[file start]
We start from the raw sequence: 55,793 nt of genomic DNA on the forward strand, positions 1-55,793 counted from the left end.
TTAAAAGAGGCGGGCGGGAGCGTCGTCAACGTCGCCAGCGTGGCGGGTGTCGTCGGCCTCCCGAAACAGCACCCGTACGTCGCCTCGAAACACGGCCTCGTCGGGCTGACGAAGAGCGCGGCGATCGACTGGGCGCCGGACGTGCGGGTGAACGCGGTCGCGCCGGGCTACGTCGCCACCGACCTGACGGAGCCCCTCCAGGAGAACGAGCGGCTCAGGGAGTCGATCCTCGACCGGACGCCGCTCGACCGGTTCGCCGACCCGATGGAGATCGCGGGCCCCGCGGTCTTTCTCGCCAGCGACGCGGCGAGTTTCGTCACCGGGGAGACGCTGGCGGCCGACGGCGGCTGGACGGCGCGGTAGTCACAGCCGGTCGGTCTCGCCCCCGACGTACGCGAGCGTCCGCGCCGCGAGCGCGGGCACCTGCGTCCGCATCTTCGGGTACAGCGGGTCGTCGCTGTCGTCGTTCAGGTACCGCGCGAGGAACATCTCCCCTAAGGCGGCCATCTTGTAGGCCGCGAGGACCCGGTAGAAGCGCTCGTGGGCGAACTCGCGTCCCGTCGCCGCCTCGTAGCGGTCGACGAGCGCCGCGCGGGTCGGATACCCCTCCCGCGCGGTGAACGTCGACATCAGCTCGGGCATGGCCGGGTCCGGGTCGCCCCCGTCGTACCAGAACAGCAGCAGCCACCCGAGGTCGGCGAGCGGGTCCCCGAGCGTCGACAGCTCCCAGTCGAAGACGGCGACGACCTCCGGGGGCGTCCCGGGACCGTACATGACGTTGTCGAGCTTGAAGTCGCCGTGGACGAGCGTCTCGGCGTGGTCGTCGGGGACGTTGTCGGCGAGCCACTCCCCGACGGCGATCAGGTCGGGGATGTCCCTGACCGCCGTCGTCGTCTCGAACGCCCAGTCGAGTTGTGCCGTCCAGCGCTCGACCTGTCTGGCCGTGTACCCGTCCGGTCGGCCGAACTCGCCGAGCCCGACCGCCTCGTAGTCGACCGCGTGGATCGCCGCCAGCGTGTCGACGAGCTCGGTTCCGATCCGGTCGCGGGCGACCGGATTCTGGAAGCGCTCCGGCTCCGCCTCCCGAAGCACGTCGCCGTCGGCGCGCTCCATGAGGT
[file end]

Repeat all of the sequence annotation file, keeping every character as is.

We start from the raw sequence: 55,793 nt of genomic DNA on the forward strand, positions 1-55,793 counted from the left end.
TTAAAAGAGGCGGGCGGGAGCGTCGTCAACGTCGCCAGCGTGGCGGGTGTCGTCGGCCTCCCGAAACAGCACCCGTACGTCGCCTCGAAACACGGCCTCGTCGGGCTGACGAAGAGCGCGGCGATCGACTGGGCGCCGGACGTGCGGGTGAACGCGGTCGCGCCGGGCTACGTCGCCACCGACCTGACGGAGCCCCTCCAGGAGAACGAGCGGCTCAGGGAGTCGATCCTCGACCGGACGCCGCTCGACCGGTTCGCCGACCCGATGGAGATCGCGGGCCCCGCGGTCTTTCTCGCCAGCGACGCGGCGAGTTTCGTCACCGGGGAGACGCTGGCGGCCGACGGCGGCTGGACGGCGCGGTAGTCACAGCCGGTCGGTCTCGCCCCCGACGTACGCGAGCGTCCGCGCCGCGAGCGCGGGCACCTGCGTCCGCATCTTCGGGTACAGCGGGTCGTCGCTGTCGTCGTTCAGGTACCGCGCGAGGAACATCTCCCCTAAGGCGGCCATCTTGTAGGCCGCGAGGACCCGGTAGAAGCGCTCGTGGGCGAACTCGCGTCCCGTCGCCGCCTCGTAGCGGTCGACGAGCGCCGCGCGGGTCGGATACCCCTCCCGCGCGGTGAACGTCGACATCAGCTCGGGCATGGCCGGGTCCGGGTCGCCCCCGTCGTACCAGAACAGCAGCAGCCACCCGAGGTCGGCGAGCGGGTCCCCGAGCGTCGACAGCTCCCAGTCGAAGACGGCGACGACCTCCGGGGGCGTCCCGGGACCGTACATGACGTTGTCGAGCTTGAAGTCGCCGTGGACGAGCGTCTCGGCGTGGTCGTCGGGGACGTTGTCGGCGAGCCACTCCCCGACGGCGATCAGGTCGGGGATGTCCCTGACCGCCGTCGTCGTCTCGAACGCCCAGTCGAGTTGTGCCGTCCAGCGCTCGACCTGTCTGGCCGTGTACCCGTCCGGTCGGCCGAACTCGCCGAGCCCGACCGCCTCGTAGTCGACCGCGTGGATCGCCGCCAGCGTGTCGACGAGCTCGGTTCCGATCCGGTCGCGGGCGACCGGATTCTGGAAGCGCTCCGGCTCCGCCTCCCGAAGCACGTCGCCGTCGGCGCGCTCCATGAGGT